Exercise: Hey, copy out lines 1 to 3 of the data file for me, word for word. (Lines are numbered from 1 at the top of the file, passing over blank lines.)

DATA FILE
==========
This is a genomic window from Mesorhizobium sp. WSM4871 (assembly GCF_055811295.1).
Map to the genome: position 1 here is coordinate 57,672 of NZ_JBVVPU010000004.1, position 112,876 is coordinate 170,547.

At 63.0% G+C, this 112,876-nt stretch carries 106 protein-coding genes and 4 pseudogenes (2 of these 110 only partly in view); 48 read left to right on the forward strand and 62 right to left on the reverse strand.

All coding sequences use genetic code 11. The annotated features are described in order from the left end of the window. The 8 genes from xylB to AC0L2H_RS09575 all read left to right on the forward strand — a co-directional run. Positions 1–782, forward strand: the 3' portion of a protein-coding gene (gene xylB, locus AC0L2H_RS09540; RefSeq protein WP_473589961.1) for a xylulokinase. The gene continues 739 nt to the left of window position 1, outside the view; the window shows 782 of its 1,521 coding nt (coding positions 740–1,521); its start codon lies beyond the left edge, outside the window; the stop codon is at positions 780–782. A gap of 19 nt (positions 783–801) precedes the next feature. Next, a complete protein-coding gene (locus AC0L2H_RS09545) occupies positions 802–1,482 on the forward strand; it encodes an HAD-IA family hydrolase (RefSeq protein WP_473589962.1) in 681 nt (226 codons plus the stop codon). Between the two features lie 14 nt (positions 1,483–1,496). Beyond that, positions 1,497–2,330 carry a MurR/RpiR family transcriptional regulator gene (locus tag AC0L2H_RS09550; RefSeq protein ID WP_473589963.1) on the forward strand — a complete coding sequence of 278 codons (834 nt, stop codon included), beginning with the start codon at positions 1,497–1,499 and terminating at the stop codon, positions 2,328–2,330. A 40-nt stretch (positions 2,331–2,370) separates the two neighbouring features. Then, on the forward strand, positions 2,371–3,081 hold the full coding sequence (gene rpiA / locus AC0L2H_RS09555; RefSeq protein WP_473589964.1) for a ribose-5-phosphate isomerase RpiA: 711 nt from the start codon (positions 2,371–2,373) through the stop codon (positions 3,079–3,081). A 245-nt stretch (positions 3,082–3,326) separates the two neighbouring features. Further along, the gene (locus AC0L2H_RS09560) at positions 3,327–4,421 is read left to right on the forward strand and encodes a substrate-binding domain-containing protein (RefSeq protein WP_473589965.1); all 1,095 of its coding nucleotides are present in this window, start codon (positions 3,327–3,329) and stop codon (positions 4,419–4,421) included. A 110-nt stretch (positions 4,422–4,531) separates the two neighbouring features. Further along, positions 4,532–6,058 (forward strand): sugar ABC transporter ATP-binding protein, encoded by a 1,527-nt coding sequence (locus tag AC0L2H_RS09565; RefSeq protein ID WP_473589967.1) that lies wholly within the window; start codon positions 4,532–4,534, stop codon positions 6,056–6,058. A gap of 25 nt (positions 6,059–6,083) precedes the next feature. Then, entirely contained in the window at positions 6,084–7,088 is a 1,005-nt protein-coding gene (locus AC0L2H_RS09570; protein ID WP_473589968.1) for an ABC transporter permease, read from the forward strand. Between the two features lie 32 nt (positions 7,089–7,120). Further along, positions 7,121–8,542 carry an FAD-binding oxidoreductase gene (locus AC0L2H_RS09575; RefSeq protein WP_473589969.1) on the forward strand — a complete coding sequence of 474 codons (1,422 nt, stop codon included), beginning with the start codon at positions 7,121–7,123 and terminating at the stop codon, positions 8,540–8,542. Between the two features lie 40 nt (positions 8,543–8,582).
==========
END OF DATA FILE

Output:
This is a genomic window from Mesorhizobium sp. WSM4871 (assembly GCF_055811295.1).
Map to the genome: position 1 here is coordinate 57,672 of NZ_JBVVPU010000004.1, position 112,876 is coordinate 170,547.

At 63.0% G+C, this 112,876-nt stretch carries 106 protein-coding genes and 4 pseudogenes (2 of these 110 only partly in view); 48 read left to right on the forward strand and 62 right to left on the reverse strand.